The Generous Life
Week 5: Matthew 6:19-34
Jesus said, “It is more blessed to give than to receive” (Acts 20:35). Putting this truth into practice in every way - in our relationships, our work, our speech, the management of our finances – this is what we are calling the generous life. It is the best way to live. A generous life reflects a generous heart. And a generous heart is built upon the foundation of a deep confidence in God’s character and in his ability and willingness to provide. Is he really good and faithful? I believe he can meet my spiritual needs but will he really provide for my earthly needs as well? Can I trust him? Our use of money reveals much about our hearts and who/what we ultimately trust to provide for our needs. Jesus said that taking a look at where we store up treasure will show us where our heart is. He said we cannot serve both God and money. And he said that worrying about our life and our financial needs is the opposite of seeking the kingdom of God and his righteousness. These are serious claims. They are offered in love from someone who knows our needs before we even ask. Do we believe him enough to live like it?
When you were growing up, was worry or concern over money a big issue in your home? Do you think that those early experiences influenced your views about money today?
Getting into the Text:
1. (Matt 6:19-21) What is the difference between responsible saving and the storing up Jesus is talking about here? How can our actions on earth lay up treasure in heaven? Can you identify a real example in your life where your treasure is an indicator of what your heart is set on?
2. (Matt 6:22-23) The context immediately before and after these verses is a teaching on money and wealth. How do verses 21 and 24 communicate similar truths in different words? How does this truth relate to having a healthy eye to be the lamp of your entire body?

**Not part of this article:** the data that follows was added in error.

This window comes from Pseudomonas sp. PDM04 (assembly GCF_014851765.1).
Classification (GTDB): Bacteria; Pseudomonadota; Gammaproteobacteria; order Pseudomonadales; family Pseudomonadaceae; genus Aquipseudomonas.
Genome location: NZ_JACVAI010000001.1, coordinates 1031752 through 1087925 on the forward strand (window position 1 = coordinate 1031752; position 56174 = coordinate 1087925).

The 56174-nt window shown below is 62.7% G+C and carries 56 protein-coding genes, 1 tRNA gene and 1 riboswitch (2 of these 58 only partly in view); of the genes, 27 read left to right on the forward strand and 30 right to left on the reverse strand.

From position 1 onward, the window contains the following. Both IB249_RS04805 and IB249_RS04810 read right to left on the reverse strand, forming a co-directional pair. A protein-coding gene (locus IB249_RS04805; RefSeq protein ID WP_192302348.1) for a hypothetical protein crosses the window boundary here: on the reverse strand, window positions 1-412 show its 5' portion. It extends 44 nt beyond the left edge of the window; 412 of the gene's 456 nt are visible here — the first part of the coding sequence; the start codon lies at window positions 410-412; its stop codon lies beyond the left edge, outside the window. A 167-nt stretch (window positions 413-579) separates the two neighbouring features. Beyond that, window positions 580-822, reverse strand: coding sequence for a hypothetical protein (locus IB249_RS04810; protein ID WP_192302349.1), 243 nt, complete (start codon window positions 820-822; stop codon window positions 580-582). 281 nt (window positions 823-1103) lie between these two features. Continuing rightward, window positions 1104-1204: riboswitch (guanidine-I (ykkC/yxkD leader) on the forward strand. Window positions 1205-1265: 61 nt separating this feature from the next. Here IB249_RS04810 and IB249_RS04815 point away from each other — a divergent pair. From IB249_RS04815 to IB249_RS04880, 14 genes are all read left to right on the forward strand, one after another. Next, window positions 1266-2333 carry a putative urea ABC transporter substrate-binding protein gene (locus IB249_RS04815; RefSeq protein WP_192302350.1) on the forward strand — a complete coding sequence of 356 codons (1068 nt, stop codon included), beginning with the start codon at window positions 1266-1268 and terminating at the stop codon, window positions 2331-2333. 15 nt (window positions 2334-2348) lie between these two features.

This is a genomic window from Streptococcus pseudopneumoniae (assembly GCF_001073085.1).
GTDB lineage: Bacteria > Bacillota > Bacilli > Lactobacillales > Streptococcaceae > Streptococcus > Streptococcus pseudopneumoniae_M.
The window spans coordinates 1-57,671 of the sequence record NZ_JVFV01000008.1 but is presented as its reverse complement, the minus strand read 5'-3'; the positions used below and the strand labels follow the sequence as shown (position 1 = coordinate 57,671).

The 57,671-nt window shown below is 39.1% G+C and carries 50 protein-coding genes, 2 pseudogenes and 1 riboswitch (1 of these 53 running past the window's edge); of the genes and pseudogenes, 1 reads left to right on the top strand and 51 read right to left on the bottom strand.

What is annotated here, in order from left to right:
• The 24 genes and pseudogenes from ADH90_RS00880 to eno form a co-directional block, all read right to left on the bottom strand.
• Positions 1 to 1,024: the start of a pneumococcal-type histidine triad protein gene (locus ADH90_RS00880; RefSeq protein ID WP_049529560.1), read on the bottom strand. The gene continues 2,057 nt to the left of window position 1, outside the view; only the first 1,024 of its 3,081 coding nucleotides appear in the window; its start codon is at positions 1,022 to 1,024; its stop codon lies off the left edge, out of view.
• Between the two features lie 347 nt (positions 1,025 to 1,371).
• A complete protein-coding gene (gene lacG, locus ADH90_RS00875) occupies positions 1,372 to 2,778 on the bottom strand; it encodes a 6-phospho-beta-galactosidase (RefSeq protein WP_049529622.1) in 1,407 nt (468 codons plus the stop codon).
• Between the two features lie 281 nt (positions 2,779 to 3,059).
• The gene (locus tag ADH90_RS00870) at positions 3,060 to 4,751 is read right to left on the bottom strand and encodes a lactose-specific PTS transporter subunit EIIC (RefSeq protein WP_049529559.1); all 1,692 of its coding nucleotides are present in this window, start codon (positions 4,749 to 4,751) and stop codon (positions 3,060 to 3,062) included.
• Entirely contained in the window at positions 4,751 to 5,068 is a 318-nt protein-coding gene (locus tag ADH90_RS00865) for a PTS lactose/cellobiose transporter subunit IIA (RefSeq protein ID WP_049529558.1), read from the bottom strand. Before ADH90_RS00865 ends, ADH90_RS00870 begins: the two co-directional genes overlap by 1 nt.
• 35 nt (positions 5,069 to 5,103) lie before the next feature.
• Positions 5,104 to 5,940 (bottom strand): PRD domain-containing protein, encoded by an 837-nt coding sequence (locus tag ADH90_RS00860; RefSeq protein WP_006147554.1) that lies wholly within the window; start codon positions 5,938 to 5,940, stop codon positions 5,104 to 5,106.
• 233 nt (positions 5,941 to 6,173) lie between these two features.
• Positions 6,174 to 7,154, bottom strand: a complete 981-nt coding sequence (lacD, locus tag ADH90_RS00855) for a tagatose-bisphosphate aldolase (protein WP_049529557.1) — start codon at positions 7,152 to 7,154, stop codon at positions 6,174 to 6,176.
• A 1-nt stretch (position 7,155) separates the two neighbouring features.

3. (Matt 6:24) Do you ever feel like money is a master in your life? If money is not to be served as a master, what is the right way to think of it?
4. (Matt 6:25) The word “Therefore” at the start of this passage indicates a connection between the previous verses and the discussion of worry that follows. What is that connection? What types of financial actions or decisions result from worry?
5. (Matt 6:26-31) Is anything good accomplished by worrying? What does Jesus imply is going on in us spiritually when we worry persistently? Do the visible reminders of birds being fed and flowers being clothed help to reassure you that God can and will care for your needs?
6. (Matt 6:32-34) What does the text say is the difference between the Gentiles (people who do not know and serve God) and someone who follows Jesus’ teaching? How are these instructions a key to living the generous life?
1. What do you think it means for you right now to take Jesus at his word and to seek first the kingdom of God and his righteousness? What steps will you take to do this in the coming week?
2. How does it feel to hear Jesus say that your heavenly Father knows your needs? Matthew 6:8 reminds us of this same truth in the context of prayer. Philippians 4:6 and 1 Peter 5:6-7 both recommend prayer as an alternative to worry. As you think about your own financial or other concerns this week, how can you put these truths into action in the way that you pray?